Any leadership role demands that the right decisions are made and that the case for less popular choices is put across with vision and passion, and with positive benefits (such as more jobs and less waste) brought to the fore.”
Saturday 29 th September
The Transition Movement is one of the fastest- growing grassroots movements dealing with the twin threats of climate change and peak oil. From the Republic of Ireland to Mexico and North America , hundreds of communities are uniting to embrace the possibility that a future with less oil could be preferable to the present, if approached with creativity and proper planning. Eighteen towns in Britain , ranging in size from Bristol to Forest Row in Sussex , have formed, or are in the process of forming, Energy Descent Plans. These involve identifying all aspects of life that a community needs to sustain itself and thrive: for example, food, energy, local economy, housing, the psychology of change and local government. A successful launch usually creates working groups to address these areas. Says the movement's founder, Rob Hopkins, “As we move towards peak global oil production, we can expect skyrocketing oil prices, and a falling supply exacerbated by increasing demand from China and India . The only way to become sustainable is to move away from an industrialised global economy towards a more localised one which will, by necessity, be more reliant on human labour. However, Western society has lost many practical skills that our grandparents took for granted, such as gardening, carpentry and making your own clothes. So an important ingredient of an EDP is The Great Reskilling – providing courses and resources to facilitate learning these skills.”
Sunday 30 th September
Lord God Almighty, make us ready for change – change in our lifestyles, change in our priorities, change in our thoughts and actions towards those most affected by global warming, change in our commitment to the simpler way of life practised by true followers of Christ. Above all, give us the power to light candles in our communities and to serve our neighbours near and far.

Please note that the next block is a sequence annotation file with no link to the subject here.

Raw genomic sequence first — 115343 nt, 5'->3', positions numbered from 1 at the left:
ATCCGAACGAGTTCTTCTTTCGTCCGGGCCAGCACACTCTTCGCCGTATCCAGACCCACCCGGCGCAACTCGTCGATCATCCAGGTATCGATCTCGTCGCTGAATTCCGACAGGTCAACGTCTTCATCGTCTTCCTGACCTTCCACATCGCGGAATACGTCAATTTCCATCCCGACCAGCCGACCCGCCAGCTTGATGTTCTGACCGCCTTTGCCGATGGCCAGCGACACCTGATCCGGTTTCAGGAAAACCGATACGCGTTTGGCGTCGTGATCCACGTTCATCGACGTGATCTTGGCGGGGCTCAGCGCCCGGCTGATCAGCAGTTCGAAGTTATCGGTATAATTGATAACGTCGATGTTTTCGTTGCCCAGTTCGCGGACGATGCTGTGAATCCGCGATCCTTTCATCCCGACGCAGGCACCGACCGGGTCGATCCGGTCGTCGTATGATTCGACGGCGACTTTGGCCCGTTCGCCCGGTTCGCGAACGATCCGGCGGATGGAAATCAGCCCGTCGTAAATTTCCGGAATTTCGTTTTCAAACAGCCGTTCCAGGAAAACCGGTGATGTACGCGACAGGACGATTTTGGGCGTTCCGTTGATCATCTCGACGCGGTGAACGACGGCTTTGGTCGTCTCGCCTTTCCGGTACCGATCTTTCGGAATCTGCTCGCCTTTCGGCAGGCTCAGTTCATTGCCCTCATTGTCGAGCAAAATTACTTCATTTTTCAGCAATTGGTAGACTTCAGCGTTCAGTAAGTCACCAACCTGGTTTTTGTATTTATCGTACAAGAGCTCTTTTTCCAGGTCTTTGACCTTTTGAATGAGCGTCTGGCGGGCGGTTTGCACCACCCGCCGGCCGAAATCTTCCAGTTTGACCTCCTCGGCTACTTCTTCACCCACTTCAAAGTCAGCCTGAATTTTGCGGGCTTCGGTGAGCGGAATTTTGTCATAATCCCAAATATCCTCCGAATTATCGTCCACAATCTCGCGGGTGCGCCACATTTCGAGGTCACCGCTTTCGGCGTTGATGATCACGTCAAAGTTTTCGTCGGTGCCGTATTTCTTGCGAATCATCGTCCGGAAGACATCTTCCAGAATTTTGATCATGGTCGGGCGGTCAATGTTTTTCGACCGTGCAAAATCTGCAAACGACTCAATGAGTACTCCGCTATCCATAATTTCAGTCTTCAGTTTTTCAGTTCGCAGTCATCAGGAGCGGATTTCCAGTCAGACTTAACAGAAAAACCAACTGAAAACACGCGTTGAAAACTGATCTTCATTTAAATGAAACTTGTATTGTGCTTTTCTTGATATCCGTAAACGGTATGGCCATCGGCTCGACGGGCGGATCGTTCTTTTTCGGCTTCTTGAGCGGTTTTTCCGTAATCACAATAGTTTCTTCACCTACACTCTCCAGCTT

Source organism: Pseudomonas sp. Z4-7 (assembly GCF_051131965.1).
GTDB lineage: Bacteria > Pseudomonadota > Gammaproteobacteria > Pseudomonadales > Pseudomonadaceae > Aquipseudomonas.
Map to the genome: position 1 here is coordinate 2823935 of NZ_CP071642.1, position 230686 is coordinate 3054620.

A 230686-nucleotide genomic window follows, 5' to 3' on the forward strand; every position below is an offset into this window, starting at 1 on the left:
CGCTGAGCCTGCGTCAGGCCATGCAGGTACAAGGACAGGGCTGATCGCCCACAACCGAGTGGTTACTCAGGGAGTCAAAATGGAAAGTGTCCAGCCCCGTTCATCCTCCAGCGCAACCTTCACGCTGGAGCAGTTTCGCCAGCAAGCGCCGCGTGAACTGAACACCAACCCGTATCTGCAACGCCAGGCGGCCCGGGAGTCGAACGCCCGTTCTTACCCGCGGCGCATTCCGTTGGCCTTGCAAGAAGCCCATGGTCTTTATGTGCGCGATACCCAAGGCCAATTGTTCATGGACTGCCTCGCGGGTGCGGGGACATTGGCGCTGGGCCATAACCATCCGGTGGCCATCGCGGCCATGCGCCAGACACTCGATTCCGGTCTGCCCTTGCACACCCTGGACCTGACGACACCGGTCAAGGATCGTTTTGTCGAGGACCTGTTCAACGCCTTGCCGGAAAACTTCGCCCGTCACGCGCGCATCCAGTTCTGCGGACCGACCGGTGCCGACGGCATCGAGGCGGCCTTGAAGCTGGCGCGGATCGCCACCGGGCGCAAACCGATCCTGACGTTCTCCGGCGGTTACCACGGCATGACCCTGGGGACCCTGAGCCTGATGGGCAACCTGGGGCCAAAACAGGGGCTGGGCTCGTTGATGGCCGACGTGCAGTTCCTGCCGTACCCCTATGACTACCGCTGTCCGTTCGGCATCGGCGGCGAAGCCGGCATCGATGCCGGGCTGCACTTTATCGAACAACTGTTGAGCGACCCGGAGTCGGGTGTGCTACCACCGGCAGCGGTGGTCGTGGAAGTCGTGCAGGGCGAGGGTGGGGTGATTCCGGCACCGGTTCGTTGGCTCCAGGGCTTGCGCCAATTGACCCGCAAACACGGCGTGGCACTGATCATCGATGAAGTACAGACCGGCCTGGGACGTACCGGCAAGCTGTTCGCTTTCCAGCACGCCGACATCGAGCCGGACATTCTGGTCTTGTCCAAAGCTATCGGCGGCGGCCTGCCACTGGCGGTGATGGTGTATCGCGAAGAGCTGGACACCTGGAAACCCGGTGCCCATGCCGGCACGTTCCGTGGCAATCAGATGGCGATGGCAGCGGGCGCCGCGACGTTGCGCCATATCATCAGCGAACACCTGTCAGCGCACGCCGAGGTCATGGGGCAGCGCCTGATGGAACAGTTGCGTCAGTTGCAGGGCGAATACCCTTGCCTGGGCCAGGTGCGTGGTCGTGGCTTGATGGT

Closing thought: “Change is now more rapid than it has ever been in recorded history. Preparing children to recognise and cope with frequently destructive changes in their environment is the swimming lesson for the years ahead. The children of wise parents will understand that massive and profligate use of resources, dysfunctional technologies, heedless abuse of nature and inhumane, violent social structures cannot last many more years. They will not be paralysed by fear because they will be ready for the change. They will be accustomed to reading books rather than watching television, sorting truth from lies, playing sports rather than electronic games, conserving rather than wasting, hiking rather than riding 4 x 4s, practising self-sufficiency rather than helplessly consuming, building communities rather than competing alone. There is no need to produce Olympic swimmers, just children who are comfortable and safe in the water. And for the lucky parents, their children will help, making the journey together a delight, whatever the ultimate destination.”
- David Ehrenfeld in “Swimming Lessons” pub. OUP
“The Upside of Down” by Thomas Homer-Dixon (Souvenir Press)
Jackdaw (Optimum Population Trust)